Residents Demand Changes to the Bowtie of Death
Residents of Manhattan's upper West Side want the Department of Transportation to make a high traffic intersection safer
Residents of the Upper West Side have demanded change to an intersection they have dubbed the Bowtie of Death.
The Bowtie which lies on 71st street between Broadway and Amsterdam, earned its name by how the three streets seem to kiss each other. It earned it’s infamy by way of being the site of 34 pedestrian collisions since 2010. The awkward spacing of the area and its high volume of traffic on both foot and car create a perfect storm for collisions to occur. “There are taxi cabs that have careened into one of the most heavily used subway systems in the city,” says Manhattan Borough President Scott Stringer, “We’ve had accident after accident here. This is a very dangerous intersection.”
Residents look to the New York City Department of Transportation to implement the change, but little has been done since they agreed to renovate the intersection last year. Some of the changes that are being asked for are creating left turn arrows and a reworking of the traffic flow so that it would be safer for pedestrians to cross. The only change to the Bowtie of Death since August 2010 when Stringer fist had this press conference was the addition of countdown timers for pedestrian walkways. Some residents are quick to point out that in many cases the timers run too short for the average person to reasonably make it across in time, while others avoid them altogether and just cut diagonally through the intersection.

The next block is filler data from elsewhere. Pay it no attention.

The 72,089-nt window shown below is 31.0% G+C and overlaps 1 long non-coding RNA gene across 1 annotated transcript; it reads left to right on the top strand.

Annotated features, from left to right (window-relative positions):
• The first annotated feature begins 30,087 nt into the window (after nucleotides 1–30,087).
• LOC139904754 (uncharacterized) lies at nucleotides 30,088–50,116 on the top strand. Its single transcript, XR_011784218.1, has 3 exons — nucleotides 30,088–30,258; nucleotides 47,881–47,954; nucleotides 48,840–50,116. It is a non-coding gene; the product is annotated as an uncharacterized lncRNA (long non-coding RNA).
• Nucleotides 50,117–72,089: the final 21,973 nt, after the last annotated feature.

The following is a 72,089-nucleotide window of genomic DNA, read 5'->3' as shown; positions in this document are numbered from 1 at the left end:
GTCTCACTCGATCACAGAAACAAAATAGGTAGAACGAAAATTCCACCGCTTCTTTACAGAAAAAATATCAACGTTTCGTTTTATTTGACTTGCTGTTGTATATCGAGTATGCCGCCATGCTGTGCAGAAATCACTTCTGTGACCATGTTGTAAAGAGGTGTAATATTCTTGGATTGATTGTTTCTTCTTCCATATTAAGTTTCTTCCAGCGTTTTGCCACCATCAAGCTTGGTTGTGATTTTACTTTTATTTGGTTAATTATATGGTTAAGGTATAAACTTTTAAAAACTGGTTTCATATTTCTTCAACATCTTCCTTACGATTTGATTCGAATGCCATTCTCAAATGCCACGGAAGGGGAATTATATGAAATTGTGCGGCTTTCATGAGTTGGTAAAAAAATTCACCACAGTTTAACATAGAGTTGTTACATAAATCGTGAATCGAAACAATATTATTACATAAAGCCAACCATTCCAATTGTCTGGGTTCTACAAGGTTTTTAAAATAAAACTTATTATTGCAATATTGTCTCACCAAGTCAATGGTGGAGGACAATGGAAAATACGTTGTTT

The Bowtie of Death’s high collision rates among pedestrians are of great interest to the large senior citizen population and parents of young children. The concern is that they won’t have the ability to avoid being struck by a vehicle if conditions in the intersections remain the way they are. Local resident Katina Ellison is worried about her 13 year old daughter getting to that age where she can walk around town by herself. “My number one fear, way more than something like abduction,” Ellison said, “is definitely an accident as a result of her being a pedestrian in this kind of traffic.”